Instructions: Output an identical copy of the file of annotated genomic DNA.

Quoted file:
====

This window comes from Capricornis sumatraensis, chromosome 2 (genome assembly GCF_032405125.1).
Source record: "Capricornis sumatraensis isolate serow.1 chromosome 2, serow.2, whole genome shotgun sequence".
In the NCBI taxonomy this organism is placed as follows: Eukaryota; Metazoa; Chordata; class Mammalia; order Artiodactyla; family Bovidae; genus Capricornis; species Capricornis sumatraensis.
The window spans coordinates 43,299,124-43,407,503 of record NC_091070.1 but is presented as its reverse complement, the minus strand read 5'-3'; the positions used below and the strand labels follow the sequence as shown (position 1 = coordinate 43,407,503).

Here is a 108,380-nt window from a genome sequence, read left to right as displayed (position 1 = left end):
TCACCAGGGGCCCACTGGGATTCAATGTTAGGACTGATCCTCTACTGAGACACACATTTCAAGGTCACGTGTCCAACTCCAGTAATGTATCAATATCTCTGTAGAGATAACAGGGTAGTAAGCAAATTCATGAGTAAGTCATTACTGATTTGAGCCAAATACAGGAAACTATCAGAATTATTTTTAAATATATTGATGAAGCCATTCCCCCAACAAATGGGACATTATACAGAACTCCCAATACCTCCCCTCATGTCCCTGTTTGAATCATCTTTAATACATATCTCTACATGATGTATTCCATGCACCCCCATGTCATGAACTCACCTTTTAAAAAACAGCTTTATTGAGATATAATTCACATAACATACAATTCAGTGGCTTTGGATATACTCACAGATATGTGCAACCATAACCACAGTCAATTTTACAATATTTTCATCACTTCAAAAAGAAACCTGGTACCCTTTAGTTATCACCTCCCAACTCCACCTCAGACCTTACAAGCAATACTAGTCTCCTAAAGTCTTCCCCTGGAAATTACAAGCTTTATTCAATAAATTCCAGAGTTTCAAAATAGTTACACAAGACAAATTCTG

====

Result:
This window comes from Capricornis sumatraensis, chromosome 2 (genome assembly GCF_032405125.1).
Source record: "Capricornis sumatraensis isolate serow.1 chromosome 2, serow.2, whole genome shotgun sequence".
In the NCBI taxonomy this organism is placed as follows: Eukaryota; Metazoa; Chordata; class Mammalia; order Artiodactyla; family Bovidae; genus Capricornis; species Capricornis sumatraensis.
The window spans coordinates 43,299,124-43,407,503 of record NC_091070.1 but is presented as its reverse complement, the minus strand read 5'-3'; the positions used below and the strand labels follow the sequence as shown (position 1 = coordinate 43,407,503).

Here is a 108,380-nt window from a genome sequence, read left to right as displayed (position 1 = left end):
TCACCAGGGGCCCACTGGGATTCAATGTTAGGACTGATCCTCTACTGAGACACACATTTCAAGGTCACGTGTCCAACTCCAGTAATGTATCAATATCTCTGTAGAGATAACAGGGTAGTAAGCAAATTCATGAGTAAGTCATTACTGATTTGAGCCAAATACAGGAAACTATCAGAATTATTTTTAAATATATTGATGAAGCCATTCCCCCAACAAATGGGACATTATACAGAACTCCCAATACCTCCCCTCATGTCCCTGTTTGAATCATCTTTAATACATATCTCTACATGATGTATTCCATGCACCCCCATGTCATGAACTCACCTTTTAAAAAACAGCTTTATTGAGATATAATTCACATAACATACAATTCAGTGGCTTTGGATATACTCACAGATATGTGCAACCATAACCACAGTCAATTTTACAATATTTTCATCACTTCAAAAAGAAACCTGGTACCCTTTAGTTATCACCTCCCAACTCCACCTCAGACCTTACAAGCAATACTAGTCTCCTAAAGTCTTCCCCTGGAAATTACAAGCTTTATTCAATAAATTCCAGAGTTTCAAAATAGTTACACAAGACAAATTCTG